The coronavirus has seemingly changed everything. Working from home was fashionable at first, but turned out to be more stressful than ever with people trying to do their job while educating their children at the same time. People are thankful that they have a job. India’s unemployment has risen to an all-time high of 24 percent with reported 12Cr job losses, and this doesn’t take into account the millions of daily wagers and migrant laborers. Over 20 million workers were laid off in the USA in April alone, which is its all-time high.
Multi-tasking is the new normal and 24/7 is no longer just a corporate customer service tagline—it is the reality for many people whose homes are their offices.
Expecting people to do their jobs with the same level of concentration and performance is insane. Not only are people taking on tasks in different work environments with changed interaction between bosses and colleagues, but they are also trying to do work even as bad, fabricated, or otherwise fake news bombard them via media and WhatsApp.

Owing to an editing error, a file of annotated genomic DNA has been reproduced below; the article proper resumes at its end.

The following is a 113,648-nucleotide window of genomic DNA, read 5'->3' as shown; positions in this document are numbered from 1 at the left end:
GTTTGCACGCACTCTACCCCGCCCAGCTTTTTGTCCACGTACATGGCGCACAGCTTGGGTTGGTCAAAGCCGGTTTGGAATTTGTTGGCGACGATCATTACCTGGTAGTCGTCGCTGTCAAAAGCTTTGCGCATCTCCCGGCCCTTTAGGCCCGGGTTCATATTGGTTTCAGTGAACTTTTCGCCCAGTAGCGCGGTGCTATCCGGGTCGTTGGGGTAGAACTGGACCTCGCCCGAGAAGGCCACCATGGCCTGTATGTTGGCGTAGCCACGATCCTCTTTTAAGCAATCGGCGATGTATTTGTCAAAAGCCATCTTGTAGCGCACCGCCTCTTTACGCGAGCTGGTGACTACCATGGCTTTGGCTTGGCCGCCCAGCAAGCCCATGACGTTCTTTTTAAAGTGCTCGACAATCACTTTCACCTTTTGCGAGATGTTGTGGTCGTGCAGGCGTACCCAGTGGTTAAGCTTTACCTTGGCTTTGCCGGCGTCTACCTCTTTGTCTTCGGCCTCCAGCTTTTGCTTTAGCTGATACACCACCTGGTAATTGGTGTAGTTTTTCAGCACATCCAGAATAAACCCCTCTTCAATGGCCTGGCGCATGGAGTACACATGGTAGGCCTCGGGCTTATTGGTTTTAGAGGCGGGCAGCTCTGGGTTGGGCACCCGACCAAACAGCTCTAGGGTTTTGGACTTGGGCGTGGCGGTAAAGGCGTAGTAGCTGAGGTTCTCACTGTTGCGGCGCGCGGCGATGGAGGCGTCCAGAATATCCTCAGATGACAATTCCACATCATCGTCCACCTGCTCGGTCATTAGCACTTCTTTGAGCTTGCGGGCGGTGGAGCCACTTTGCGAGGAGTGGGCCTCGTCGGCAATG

Amid all this, some organizations are working hard trying to make employees breathe easier, and what’s most striking is how very sensible all these steps really are even in a COVID-less world. Here are the practices some global organizations are following at this crisis time, which in our opinion, should be continued post the pandemic to ease employee work-life, reduce turnover, and make people more productive.
Job loss raises the risk of premature death by 63 percent, causes both physical and mental illness, and doubles the suicide rate. Is it possible to retain employees even in difficult economic times? Of course, because layoffs are in part a choice and a consequence of how leaders run their business. For instance, American Airlines spent U$12.4 billion since 2014 buying back stock, loading itself with debt. The Whole Foods layoff in the 2008 bubble was fewer than Stanford University’s. In the 9/11 aftermath, Southwest didn’t layoff anyone, other airlines did.